Objective: Assess the impact of a 5 min video on screening mammogram referrals and completion. Methods: We recruited women ages 40 years or older without a current mammogram at a federally qualified community health center (FQHC). Women were assigned to the intervention or usual care. Immediately prior to their appointments, women in the intervention group viewed a brief video that included a demonstration of how patients may request a mammogram referral. All women completed a pre- and post-visit telephone survey about knowledge of breast cancer screening and patient activation. Results: Mean age was 52 years, 50% had less than a high school education and 75% preferred Spanish. The proportion of mammogram referrals in the intervention group was significantly higher than the control group, 37% vs. 15%, respectively (p < 0.01). Similarly, the intervention group had a higher proportion of completed mammograms, 33% vs. 13% (p < 0.02). There were no differences in breast cancer knowledge or patient activation between the intervention and control groups. Conclusions: A brief, pre-visit video significantly increased screening mammography referrals and completion in this mostly Spanish-speaking FQHC population. Practice implications: Our intervention demonstrates the effectiveness of a brief-video intervention in a population with low education and low English language proficiency.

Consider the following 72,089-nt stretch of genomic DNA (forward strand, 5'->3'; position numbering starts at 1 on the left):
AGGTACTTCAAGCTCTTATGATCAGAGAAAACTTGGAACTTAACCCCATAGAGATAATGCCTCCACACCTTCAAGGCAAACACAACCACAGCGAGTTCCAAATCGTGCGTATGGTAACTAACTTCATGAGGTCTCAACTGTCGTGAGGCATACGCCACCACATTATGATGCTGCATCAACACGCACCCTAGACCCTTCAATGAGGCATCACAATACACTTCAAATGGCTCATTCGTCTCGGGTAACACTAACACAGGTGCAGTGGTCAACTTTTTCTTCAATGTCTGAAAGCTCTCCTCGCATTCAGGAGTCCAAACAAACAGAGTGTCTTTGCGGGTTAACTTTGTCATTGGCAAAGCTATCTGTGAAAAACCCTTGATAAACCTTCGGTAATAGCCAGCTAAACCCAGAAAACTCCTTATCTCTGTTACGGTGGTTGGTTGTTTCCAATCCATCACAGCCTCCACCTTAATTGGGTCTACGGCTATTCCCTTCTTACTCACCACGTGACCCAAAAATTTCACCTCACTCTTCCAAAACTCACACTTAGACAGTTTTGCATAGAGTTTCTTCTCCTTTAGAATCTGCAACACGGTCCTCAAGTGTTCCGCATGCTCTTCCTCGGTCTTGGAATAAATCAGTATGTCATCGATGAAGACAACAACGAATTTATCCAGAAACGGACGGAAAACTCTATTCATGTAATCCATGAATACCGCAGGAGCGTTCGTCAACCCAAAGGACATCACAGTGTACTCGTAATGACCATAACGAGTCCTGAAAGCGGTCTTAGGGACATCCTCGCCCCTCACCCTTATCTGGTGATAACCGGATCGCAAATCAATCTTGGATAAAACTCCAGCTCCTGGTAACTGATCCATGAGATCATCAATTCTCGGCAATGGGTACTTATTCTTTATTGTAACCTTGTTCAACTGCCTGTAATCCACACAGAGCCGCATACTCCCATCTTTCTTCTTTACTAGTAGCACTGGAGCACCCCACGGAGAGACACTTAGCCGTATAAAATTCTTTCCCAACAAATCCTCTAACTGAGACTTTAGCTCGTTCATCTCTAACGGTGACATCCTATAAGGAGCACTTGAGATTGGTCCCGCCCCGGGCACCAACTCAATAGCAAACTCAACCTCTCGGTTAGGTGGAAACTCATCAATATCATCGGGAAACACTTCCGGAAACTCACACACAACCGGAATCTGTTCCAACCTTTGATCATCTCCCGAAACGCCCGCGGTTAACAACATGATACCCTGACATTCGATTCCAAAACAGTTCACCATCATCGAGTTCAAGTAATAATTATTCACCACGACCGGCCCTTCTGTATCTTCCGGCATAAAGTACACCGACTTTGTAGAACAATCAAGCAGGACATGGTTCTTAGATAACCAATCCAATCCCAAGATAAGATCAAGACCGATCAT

- Social cognitive theory
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